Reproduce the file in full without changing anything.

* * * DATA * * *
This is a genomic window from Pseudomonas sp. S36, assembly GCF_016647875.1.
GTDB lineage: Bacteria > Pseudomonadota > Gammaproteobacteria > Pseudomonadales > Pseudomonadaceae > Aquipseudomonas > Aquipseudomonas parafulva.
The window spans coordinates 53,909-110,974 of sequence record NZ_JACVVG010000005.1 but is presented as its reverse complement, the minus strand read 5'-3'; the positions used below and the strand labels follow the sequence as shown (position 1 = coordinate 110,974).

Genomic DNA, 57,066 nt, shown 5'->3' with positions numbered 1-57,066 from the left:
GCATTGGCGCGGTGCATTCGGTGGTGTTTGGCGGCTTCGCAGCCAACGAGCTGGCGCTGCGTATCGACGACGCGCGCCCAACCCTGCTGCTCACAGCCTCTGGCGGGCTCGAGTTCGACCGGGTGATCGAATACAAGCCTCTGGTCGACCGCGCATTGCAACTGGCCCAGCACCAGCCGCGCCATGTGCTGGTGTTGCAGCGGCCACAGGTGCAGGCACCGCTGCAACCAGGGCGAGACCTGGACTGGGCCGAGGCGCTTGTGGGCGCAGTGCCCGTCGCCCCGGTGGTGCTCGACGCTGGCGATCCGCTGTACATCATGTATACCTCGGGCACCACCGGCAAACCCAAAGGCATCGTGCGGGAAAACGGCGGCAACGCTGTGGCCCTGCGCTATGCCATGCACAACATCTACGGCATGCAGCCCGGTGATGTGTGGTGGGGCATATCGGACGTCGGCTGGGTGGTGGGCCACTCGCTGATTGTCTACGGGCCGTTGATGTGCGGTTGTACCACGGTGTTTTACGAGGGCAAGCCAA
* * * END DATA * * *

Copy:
This is a genomic window from Pseudomonas sp. S36, assembly GCF_016647875.1.
GTDB lineage: Bacteria > Pseudomonadota > Gammaproteobacteria > Pseudomonadales > Pseudomonadaceae > Aquipseudomonas > Aquipseudomonas parafulva.
The window spans coordinates 53,909-110,974 of sequence record NZ_JACVVG010000005.1 but is presented as its reverse complement, the minus strand read 5'-3'; the positions used below and the strand labels follow the sequence as shown (position 1 = coordinate 110,974).

Genomic DNA, 57,066 nt, shown 5'->3' with positions numbered 1-57,066 from the left:
GCATTGGCGCGGTGCATTCGGTGGTGTTTGGCGGCTTCGCAGCCAACGAGCTGGCGCTGCGTATCGACGACGCGCGCCCAACCCTGCTGCTCACAGCCTCTGGCGGGCTCGAGTTCGACCGGGTGATCGAATACAAGCCTCTGGTCGACCGCGCATTGCAACTGGCCCAGCACCAGCCGCGCCATGTGCTGGTGTTGCAGCGGCCACAGGTGCAGGCACCGCTGCAACCAGGGCGAGACCTGGACTGGGCCGAGGCGCTTGTGGGCGCAGTGCCCGTCGCCCCGGTGGTGCTCGACGCTGGCGATCCGCTGTACATCATGTATACCTCGGGCACCACCGGCAAACCCAAAGGCATCGTGCGGGAAAACGGCGGCAACGCTGTGGCCCTGCGCTATGCCATGCACAACATCTACGGCATGCAGCCCGGTGATGTGTGGTGGGGCATATCGGACGTCGGCTGGGTGGTGGGCCACTCGCTGATTGTCTACGGGCCGTTGATGTGCGGTTGTACCACGGTGTTTTACGAGGGCAAGCCAA